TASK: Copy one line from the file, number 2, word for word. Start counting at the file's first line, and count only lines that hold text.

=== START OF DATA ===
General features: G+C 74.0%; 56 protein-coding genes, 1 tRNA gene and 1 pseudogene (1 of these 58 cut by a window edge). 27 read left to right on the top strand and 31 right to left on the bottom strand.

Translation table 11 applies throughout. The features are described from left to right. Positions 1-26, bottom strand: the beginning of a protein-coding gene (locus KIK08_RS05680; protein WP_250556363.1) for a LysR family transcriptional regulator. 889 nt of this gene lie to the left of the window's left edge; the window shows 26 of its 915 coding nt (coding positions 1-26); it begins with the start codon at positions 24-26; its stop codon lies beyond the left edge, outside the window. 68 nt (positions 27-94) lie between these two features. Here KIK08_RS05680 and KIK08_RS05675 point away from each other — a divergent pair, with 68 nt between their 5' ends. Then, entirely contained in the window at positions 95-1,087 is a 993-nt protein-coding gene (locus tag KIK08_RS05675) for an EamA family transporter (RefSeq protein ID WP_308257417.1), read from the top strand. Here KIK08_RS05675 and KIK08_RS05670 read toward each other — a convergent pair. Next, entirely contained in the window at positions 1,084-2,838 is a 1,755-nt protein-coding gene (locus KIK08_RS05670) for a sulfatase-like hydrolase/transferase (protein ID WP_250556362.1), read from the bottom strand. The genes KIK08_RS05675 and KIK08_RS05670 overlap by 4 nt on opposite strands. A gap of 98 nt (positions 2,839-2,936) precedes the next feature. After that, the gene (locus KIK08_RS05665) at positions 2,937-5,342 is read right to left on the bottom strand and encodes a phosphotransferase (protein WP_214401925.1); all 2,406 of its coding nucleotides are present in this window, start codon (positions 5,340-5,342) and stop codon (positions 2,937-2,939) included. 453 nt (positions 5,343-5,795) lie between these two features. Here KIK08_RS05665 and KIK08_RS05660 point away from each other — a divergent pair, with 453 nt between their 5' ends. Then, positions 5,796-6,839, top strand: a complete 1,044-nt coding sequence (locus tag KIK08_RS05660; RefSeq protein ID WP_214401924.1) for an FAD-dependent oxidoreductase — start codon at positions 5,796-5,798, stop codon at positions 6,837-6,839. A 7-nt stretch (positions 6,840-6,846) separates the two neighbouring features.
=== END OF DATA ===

Translation table 11 applies throughout. The features are described from left to right. Positions 1-26, bottom strand: the beginning of a protein-coding gene (locus KIK08_RS05680; protein WP_250556363.1) for a LysR family transcriptional regulator. 889 nt of this gene lie to the left of the window's left edge; the window shows 26 of its 915 coding nt (coding positions 1-26); it begins with the start codon at positions 24-26; its stop codon lies beyond the left edge, outside the window. 68 nt (positions 27-94) lie between these two features. Here KIK08_RS05680 and KIK08_RS05675 point away from each other — a divergent pair, with 68 nt between their 5' ends. Then, entirely contained in the window at positions 95-1,087 is a 993-nt protein-coding gene (locus tag KIK08_RS05675) for an EamA family transporter (RefSeq protein ID WP_308257417.1), read from the top strand. Here KIK08_RS05675 and KIK08_RS05670 read toward each other — a convergent pair. Next, entirely contained in the window at positions 1,084-2,838 is a 1,755-nt protein-coding gene (locus KIK08_RS05670) for a sulfatase-like hydrolase/transferase (protein ID WP_250556362.1), read from the bottom strand. The genes KIK08_RS05675 and KIK08_RS05670 overlap by 4 nt on opposite strands. A gap of 98 nt (positions 2,839-2,936) precedes the next feature. After that, the gene (locus KIK08_RS05665) at positions 2,937-5,342 is read right to left on the bottom strand and encodes a phosphotransferase (protein WP_214401925.1); all 2,406 of its coding nucleotides are present in this window, start codon (positions 5,340-5,342) and stop codon (positions 2,937-2,939) included. 453 nt (positions 5,343-5,795) lie between these two features. Here KIK08_RS05665 and KIK08_RS05660 point away from each other — a divergent pair, with 453 nt between their 5' ends. Then, positions 5,796-6,839, top strand: a complete 1,044-nt coding sequence (locus tag KIK08_RS05660; RefSeq protein ID WP_214401924.1) for an FAD-dependent oxidoreductase — start codon at positions 5,796-5,798, stop codon at positions 6,837-6,839. A 7-nt stretch (positions 6,840-6,846) separates the two neighbouring features.